The Inevitability of Becoming Smart
Populations are swelling, cities are becoming more crowded and congested, and new technologies are generating more data than ever before. At the same time, citizens of these sprawling urban centers are asking more questions and demanding more traceability and accountability: they want to know where their food and energy are coming from, and expect their public representatives to harness and analyze as much data as possible to inform actions that will help keep them safe and improve their quality of life.
As a key enabler of smart cities and communities for the past two decades, and a trusted advisor for more than 10,000 state and local agencies, we understand that different cities have different perceptions of what makes them smart: one might prioritize being more connected, data driven and digital, while another might aim to be more walkable, equitable, carbon neutral and safe. Any overarching smart city vision, however, should be built upon three central imperatives:
There is no barrier to entry, or "smart divide", when it comes to becoming a smart city or community. Any population center can take part and work towards its own specific smart goals within the context of the most advanced attributes of its current technological framework.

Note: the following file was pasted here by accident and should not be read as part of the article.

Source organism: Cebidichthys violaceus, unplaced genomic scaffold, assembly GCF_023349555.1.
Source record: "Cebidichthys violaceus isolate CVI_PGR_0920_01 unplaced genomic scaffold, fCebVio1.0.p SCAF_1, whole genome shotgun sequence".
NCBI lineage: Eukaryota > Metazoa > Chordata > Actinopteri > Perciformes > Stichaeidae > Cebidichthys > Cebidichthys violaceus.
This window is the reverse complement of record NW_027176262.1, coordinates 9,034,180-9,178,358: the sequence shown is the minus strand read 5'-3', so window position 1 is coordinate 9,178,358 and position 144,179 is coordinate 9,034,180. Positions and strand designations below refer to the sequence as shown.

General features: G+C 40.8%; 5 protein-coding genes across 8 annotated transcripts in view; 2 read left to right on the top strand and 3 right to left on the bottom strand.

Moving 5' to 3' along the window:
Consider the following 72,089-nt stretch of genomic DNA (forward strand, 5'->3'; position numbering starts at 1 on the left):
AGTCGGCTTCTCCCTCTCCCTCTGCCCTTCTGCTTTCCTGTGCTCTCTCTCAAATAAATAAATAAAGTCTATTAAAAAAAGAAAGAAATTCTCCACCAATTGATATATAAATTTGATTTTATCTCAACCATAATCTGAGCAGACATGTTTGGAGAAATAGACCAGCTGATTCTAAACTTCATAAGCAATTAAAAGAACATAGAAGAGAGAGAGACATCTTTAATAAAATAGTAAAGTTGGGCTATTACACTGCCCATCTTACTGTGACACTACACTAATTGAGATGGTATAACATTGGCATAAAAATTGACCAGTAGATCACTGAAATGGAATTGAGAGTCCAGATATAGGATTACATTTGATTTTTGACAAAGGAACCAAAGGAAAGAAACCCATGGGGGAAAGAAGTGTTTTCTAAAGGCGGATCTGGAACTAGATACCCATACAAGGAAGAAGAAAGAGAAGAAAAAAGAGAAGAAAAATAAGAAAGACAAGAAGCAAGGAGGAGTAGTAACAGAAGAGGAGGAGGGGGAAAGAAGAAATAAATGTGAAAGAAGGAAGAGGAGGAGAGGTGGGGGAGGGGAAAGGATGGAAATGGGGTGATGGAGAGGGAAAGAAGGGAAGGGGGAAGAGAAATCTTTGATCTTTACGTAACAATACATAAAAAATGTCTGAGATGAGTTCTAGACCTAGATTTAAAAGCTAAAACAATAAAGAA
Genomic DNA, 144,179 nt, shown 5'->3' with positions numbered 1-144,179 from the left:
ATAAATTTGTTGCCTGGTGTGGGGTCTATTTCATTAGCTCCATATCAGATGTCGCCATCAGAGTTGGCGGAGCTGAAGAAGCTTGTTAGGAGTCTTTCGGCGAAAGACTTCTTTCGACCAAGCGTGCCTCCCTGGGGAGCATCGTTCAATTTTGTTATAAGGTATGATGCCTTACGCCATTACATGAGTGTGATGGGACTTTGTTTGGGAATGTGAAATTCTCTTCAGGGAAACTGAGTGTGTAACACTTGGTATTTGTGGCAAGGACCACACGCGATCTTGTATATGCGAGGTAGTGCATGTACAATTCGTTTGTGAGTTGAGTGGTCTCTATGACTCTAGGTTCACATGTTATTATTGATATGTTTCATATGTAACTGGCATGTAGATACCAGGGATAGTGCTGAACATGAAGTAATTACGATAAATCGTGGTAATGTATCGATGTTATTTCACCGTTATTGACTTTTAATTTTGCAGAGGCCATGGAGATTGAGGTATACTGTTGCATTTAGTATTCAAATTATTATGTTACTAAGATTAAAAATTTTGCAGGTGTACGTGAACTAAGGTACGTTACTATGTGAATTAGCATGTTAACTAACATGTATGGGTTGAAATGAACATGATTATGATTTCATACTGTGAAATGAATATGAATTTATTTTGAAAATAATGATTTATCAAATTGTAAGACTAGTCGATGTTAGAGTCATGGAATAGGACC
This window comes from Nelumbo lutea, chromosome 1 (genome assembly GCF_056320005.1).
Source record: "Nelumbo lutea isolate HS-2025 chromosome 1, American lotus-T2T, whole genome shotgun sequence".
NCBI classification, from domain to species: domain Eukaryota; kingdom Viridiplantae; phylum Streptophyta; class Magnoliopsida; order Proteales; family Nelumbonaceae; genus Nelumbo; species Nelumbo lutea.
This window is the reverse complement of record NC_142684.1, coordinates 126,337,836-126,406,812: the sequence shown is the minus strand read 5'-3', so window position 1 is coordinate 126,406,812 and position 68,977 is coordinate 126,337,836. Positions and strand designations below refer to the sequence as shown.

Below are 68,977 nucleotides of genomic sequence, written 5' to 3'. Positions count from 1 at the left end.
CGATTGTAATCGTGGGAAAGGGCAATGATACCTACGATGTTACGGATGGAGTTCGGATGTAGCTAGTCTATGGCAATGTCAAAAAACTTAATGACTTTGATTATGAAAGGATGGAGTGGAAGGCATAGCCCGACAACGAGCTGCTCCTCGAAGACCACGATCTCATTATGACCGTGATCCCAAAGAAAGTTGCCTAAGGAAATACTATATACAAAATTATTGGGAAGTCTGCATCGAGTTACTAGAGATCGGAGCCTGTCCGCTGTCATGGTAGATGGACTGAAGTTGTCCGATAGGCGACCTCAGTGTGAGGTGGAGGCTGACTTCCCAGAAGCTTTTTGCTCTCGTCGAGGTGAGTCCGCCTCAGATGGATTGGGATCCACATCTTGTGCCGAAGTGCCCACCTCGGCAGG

Becoming Smart is Plug and Play
Those cities and communities that do take steps to become smarter should understand that it won’t happen overnight – becoming smart is a journey. As such, city, county and state agencies must structure their initiatives in a more agile way to ensure they can adjust to new and emerging technology, regulation and a rapidly changing political climate. The relatively archaic project planning and procurement process traditionally used by many government bodies will only slow down progress, so a culture shift is needed.
Smart Cities are Old News
Yes, the term smart city was coined towards the back end of the 20th century, but the expected growth in the global market for smart city technologies is growing at a rapid pace. In fact, cities and communities that aren't working towards a smart roadmap of their own, may be missing out on a market estimated to be worth hundreds of billions of dollars.